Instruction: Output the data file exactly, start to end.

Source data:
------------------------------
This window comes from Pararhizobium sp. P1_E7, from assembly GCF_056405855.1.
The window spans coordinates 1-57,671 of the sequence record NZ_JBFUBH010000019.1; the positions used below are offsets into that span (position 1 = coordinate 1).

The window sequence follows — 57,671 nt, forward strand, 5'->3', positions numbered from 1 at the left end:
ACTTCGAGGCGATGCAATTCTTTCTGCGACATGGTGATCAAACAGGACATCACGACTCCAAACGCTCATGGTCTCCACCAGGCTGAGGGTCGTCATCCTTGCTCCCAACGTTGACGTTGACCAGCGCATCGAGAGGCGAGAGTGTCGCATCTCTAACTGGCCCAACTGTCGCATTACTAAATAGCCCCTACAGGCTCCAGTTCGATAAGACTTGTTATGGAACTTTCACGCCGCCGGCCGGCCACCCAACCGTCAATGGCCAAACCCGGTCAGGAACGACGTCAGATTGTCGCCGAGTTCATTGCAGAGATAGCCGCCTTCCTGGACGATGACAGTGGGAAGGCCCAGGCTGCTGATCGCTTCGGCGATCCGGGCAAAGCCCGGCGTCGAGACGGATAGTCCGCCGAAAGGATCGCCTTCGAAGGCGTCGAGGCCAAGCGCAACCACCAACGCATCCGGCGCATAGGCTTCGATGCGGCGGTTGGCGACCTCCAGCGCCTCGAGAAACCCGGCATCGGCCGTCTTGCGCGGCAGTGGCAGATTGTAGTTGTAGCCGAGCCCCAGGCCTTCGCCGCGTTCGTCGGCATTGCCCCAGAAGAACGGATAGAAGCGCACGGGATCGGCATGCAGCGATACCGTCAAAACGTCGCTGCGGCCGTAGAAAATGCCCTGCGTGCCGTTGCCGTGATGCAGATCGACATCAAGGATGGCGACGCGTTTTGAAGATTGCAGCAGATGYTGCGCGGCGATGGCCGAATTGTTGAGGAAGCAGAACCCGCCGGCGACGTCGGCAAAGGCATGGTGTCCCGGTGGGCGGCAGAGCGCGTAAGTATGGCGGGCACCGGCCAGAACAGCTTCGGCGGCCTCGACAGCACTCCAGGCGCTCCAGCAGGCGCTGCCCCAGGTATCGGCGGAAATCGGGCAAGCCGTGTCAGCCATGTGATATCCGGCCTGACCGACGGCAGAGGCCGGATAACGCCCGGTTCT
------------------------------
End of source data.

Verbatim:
This window comes from Pararhizobium sp. P1_E7, from assembly GCF_056405855.1.
The window spans coordinates 1-57,671 of the sequence record NZ_JBFUBH010000019.1; the positions used below are offsets into that span (position 1 = coordinate 1).

The window sequence follows — 57,671 nt, forward strand, 5'->3', positions numbered from 1 at the left end:
ACTTCGAGGCGATGCAATTCTTTCTGCGACATGGTGATCAAACAGGACATCACGACTCCAAACGCTCATGGTCTCCACCAGGCTGAGGGTCGTCATCCTTGCTCCCAACGTTGACGTTGACCAGCGCATCGAGAGGCGAGAGTGTCGCATCTCTAACTGGCCCAACTGTCGCATTACTAAATAGCCCCTACAGGCTCCAGTTCGATAAGACTTGTTATGGAACTTTCACGCCGCCGGCCGGCCACCCAACCGTCAATGGCCAAACCCGGTCAGGAACGACGTCAGATTGTCGCCGAGTTCATTGCAGAGATAGCCGCCTTCCTGGACGATGACAGTGGGAAGGCCCAGGCTGCTGATCGCTTCGGCGATCCGGGCAAAGCCCGGCGTCGAGACGGATAGTCCGCCGAAAGGATCGCCTTCGAAGGCGTCGAGGCCAAGCGCAACCACCAACGCATCCGGCGCATAGGCTTCGATGCGGCGGTTGGCGACCTCCAGCGCCTCGAGAAACCCGGCATCGGCCGTCTTGCGCGGCAGTGGCAGATTGTAGTTGTAGCCGAGCCCCAGGCCTTCGCCGCGTTCGTCGGCATTGCCCCAGAAGAACGGATAGAAGCGCACGGGATCGGCATGCAGCGATACCGTCAAAACGTCGCTGCGGCCGTAGAAAATGCCCTGCGTGCCGTTGCCGTGATGCAGATCGACATCAAGGATGGCGACGCGTTTTGAAGATTGCAGCAGATGYTGCGCGGCGATGGCCGAATTGTTGAGGAAGCAGAACCCGCCGGCGACGTCGGCAAAGGCATGGTGTCCCGGTGGGCGGCAGAGCGCGTAAGTATGGCGGGCACCGGCCAGAACAGCTTCGGCGGCCTCGACAGCACTCCAGGCGCTCCAGCAGGCGCTGCCCCAGGTATCGGCGGAAATCGGGCAAGCCGTGTCAGCCATGTGATATCCGGCCTGACCGACGGCAGAGGCCGGATAACGCCCGGTTCT